Guide to the FCA's Business Plan 2014/15

Last month the Financial Conduct Authority (“FCA”) released their 2014/15 Business Plan. Martin Wheatley, Chief Executive Officer, advanced this by stating that “all firms must continue to put the best interests of their consumers at the heart of their business models”.

 

What is changing in 2014/15?

  • From the 1 April 2014, the FCA took over responsibility of the consumer credit market from the Office of Fair Trading (“OFT”), integrating consumer credit into the FCA’s activities.
  • The FCA intends to work with the Prudential Regulation Authority (“PRA”) to implement the measures set out in the Financial Services (Banking Reform) Act 2013, aiming to improve the accountability of individuals in positions of responsibility and raise standards of governance.
  • In April 2015, preparations will commence for a new economic regulator to oversee the UK’s payment systems, which would be a separate legal entity under the FCA, aiming to promote competition and ensure responsiveness to consumer needs.

 

Key activities that will continue in 2014/15

  • FCA’s new competition objective is to be achieved through studies in the wholesale and retail market.
  • The continuing use of FCA’s risk-based supervision model through structured assessment of firms, dealing with emerging problems and thematic reviews.
  • From 2015: the FCA will become a concurrent regulator, meaning that the FCA will be able to enforce competition law in financial services alongside the Competition and Markets Authority.
  • Reviewing the requirements for firms entering into or expanding in the banking sector alongside the PRA to assess the impact on lowering barriers to entry and expansion in banking and what more can be done.
  • Consulting on personal requirements for personal investment firms and reviewing whether the current arrangements are delivering the best outcome for consumers overall.
  • Continuing to engage with key international policy development and be an active body of the policy-making European regulatory bodies.
  • There will be a focus on how well firms analyse consumer complaints about payment protection insurance (“PPI”) and FCA will proactively contact whose who may have been mis-sold. FCA will continue to assure that firms’ on-going complaint-handling processes deliver fair redress.
  • Undertaking a post-implementation review of the Retail Distribution Review (“RDR”). This will be carried out by using regulatory data and specially commissioned industry and consumer research to assess the effect of the RDR.
  • The implementation of FCA’s Mortgage Market Review (“MMR”) will take place, coming into effect on 26 April 2014. It will include significant changes for intermediaries and lenders.
  • FCA will continue to enhance the effectiveness of the listing regime, including appropriate protection for minority shareholders.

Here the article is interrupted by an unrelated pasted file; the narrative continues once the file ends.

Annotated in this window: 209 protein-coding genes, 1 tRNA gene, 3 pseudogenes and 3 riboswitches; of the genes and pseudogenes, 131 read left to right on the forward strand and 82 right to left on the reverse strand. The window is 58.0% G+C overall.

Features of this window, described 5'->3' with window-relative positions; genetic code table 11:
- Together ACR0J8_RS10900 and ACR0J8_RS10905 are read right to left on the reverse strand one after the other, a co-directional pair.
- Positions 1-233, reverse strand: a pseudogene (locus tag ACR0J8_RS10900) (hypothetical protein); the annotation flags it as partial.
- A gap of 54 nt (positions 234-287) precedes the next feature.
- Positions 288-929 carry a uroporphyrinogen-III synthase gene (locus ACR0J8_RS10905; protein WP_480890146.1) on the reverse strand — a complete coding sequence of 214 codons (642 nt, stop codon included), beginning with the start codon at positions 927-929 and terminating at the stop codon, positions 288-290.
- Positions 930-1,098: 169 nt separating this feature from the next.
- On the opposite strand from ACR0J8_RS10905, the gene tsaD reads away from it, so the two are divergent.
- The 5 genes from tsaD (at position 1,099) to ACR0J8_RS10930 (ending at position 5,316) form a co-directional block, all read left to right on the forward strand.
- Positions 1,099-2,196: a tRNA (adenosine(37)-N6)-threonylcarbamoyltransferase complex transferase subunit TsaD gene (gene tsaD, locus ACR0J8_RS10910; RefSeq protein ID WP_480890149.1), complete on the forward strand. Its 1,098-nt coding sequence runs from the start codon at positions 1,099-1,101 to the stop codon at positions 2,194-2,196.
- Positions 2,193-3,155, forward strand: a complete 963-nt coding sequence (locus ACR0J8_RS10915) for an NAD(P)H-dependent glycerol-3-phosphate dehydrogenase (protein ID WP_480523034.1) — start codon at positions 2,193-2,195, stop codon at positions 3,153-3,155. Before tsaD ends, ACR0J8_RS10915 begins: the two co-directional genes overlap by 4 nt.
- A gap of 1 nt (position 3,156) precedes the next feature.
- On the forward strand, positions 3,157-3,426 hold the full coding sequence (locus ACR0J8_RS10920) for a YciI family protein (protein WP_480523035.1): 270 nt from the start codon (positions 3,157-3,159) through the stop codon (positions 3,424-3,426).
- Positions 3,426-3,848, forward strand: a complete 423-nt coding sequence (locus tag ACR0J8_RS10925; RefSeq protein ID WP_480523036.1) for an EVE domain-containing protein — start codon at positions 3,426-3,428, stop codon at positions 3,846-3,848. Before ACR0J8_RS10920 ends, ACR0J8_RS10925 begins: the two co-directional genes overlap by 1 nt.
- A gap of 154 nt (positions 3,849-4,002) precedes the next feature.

• Enforcement tools will be used to take tough action against firms and individuals who fail to follow the FCA’s rules.
  • A robust framework will be used for LIBOR which covers both the submitting banks and administrators.
  • The assessment of anti-money laundering (“AML”) and control in major banks will continue. In 2014/15, this will be extended to smaller firms.

 

Risk Outlook 2014

Last month, the FCA published its 2nd annual Risk Outlook which sets out the FCA’s thinking on the main drivers of risks to the FCAs statutory objectives and signals the types of forward looking areas the FCA will focus on. Part A of the publication looks at the drivers of risk aka what causes risk in the financial sector, and how these causes affect the firms and clients that participate in them.

 

What causes risks to arise?

1. Inherent factors

  • Information asymmetries: where one party has additional or superior information to the other party which is most risky in:
    • consumer credit markets
    • insurance markets
    • investment market
    • wholesale markets
    • investment banks
    • trading activities
  • Biases, rules of thumb and mental shortcuts
  • The growing importance of financial capability

 

2. Environmental factors

  • Technological
  • Economic and market

 

3. Structures and business conduct

  • Market structures
  • Cultures and incentives
  • Conflicts of interests

 

Part B of the Risk Outlook considers seven key forward-looking areas of focus that the FCA have identified:

  1. Technological developments may outstrip firms’ investment, consumer capabilities and regulatory response;
  2. Poor culture and controls continue to threaten market integrity;
  3. Large back-books may lead firms to act against their existing customers’ best interest;
  4. Retirement income products and –distribution may deliver poor consumer outcomes;
  5. The growth of consumer credit may lead to unaffordable debt;
  6. Terms and conditions may be excessively complex; and
  7. House price growth that is substantial and rapid may give rise to conduct issues.